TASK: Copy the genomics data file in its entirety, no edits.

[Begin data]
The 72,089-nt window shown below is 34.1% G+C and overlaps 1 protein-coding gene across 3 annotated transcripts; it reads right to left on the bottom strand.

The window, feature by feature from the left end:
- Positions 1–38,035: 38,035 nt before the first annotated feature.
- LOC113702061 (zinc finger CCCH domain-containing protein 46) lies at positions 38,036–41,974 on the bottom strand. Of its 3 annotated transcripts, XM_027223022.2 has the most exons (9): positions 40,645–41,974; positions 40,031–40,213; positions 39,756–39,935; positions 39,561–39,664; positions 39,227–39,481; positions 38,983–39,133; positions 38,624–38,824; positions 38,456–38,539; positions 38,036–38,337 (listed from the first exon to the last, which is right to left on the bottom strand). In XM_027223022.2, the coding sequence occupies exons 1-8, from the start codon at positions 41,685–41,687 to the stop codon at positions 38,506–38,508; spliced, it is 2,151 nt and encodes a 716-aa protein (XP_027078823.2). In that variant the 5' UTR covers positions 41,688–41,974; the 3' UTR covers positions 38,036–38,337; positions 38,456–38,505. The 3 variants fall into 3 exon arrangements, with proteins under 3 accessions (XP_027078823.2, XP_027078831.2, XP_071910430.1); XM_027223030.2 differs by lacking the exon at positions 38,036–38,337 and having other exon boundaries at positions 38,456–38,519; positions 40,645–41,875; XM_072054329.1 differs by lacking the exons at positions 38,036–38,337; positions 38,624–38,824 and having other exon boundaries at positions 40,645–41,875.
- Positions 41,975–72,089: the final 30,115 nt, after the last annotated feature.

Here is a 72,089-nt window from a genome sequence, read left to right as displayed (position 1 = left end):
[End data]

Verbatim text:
The 72,089-nt window shown below is 34.1% G+C and overlaps 1 protein-coding gene across 3 annotated transcripts; it reads right to left on the bottom strand.

The window, feature by feature from the left end:
- Positions 1–38,035: 38,035 nt before the first annotated feature.
- LOC113702061 (zinc finger CCCH domain-containing protein 46) lies at positions 38,036–41,974 on the bottom strand. Of its 3 annotated transcripts, XM_027223022.2 has the most exons (9): positions 40,645–41,974; positions 40,031–40,213; positions 39,756–39,935; positions 39,561–39,664; positions 39,227–39,481; positions 38,983–39,133; positions 38,624–38,824; positions 38,456–38,539; positions 38,036–38,337 (listed from the first exon to the last, which is right to left on the bottom strand). In XM_027223022.2, the coding sequence occupies exons 1-8, from the start codon at positions 41,685–41,687 to the stop codon at positions 38,506–38,508; spliced, it is 2,151 nt and encodes a 716-aa protein (XP_027078823.2). In that variant the 5' UTR covers positions 41,688–41,974; the 3' UTR covers positions 38,036–38,337; positions 38,456–38,505. The 3 variants fall into 3 exon arrangements, with proteins under 3 accessions (XP_027078823.2, XP_027078831.2, XP_071910430.1); XM_027223030.2 differs by lacking the exon at positions 38,036–38,337 and having other exon boundaries at positions 38,456–38,519; positions 40,645–41,875; XM_072054329.1 differs by lacking the exons at positions 38,036–38,337; positions 38,624–38,824 and having other exon boundaries at positions 40,645–41,875.
- Positions 41,975–72,089: the final 30,115 nt, after the last annotated feature.

Here is a 72,089-nt window from a genome sequence, read left to right as displayed (position 1 = left end):